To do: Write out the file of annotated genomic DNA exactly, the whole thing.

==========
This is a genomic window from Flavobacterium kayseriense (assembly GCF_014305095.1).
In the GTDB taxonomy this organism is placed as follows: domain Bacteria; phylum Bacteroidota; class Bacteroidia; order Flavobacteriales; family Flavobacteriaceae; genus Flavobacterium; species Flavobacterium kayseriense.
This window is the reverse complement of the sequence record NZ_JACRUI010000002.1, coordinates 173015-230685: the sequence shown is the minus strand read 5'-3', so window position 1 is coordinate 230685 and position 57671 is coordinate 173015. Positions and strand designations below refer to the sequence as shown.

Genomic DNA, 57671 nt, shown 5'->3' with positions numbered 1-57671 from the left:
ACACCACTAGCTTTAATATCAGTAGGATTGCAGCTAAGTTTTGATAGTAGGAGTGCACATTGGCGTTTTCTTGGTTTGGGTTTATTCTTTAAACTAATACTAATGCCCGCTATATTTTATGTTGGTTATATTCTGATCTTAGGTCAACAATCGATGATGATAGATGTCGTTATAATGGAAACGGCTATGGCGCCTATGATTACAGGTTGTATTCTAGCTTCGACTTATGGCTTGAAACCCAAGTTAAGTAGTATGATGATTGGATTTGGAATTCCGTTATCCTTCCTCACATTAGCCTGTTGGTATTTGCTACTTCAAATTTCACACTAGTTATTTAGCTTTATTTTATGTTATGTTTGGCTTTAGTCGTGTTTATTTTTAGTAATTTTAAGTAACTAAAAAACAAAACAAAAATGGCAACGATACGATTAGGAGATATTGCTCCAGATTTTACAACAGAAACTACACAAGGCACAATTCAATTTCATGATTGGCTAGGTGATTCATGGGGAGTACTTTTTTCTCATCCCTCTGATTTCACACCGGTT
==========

This is a genomic window from Flavobacterium kayseriense (assembly GCF_014305095.1).
In the GTDB taxonomy this organism is placed as follows: domain Bacteria; phylum Bacteroidota; class Bacteroidia; order Flavobacteriales; family Flavobacteriaceae; genus Flavobacterium; species Flavobacterium kayseriense.
This window is the reverse complement of the sequence record NZ_JACRUI010000002.1, coordinates 173015-230685: the sequence shown is the minus strand read 5'-3', so window position 1 is coordinate 230685 and position 57671 is coordinate 173015. Positions and strand designations below refer to the sequence as shown.

Genomic DNA, 57671 nt, shown 5'->3' with positions numbered 1-57671 from the left:
ACACCACTAGCTTTAATATCAGTAGGATTGCAGCTAAGTTTTGATAGTAGGAGTGCACATTGGCGTTTTCTTGGTTTGGGTTTATTCTTTAAACTAATACTAATGCCCGCTATATTTTATGTTGGTTATATTCTGATCTTAGGTCAACAATCGATGATGATAGATGTCGTTATAATGGAAACGGCTATGGCGCCTATGATTACAGGTTGTATTCTAGCTTCGACTTATGGCTTGAAACCCAAGTTAAGTAGTATGATGATTGGATTTGGAATTCCGTTATCCTTCCTCACATTAGCCTGTTGGTATTTGCTACTTCAAATTTCACACTAGTTATTTAGCTTTATTTTATGTTATGTTTGGCTTTAGTCGTGTTTATTTTTAGTAATTTTAAGTAACTAAAAAACAAAACAAAAATGGCAACGATACGATTAGGAGATATTGCTCCAGATTTTACAACAGAAACTACACAAGGCACAATTCAATTTCATGATTGGCTAGGTGATTCATGGGGAGTACTTTTTTCTCATCCCTCTGATTTCACACCGGTT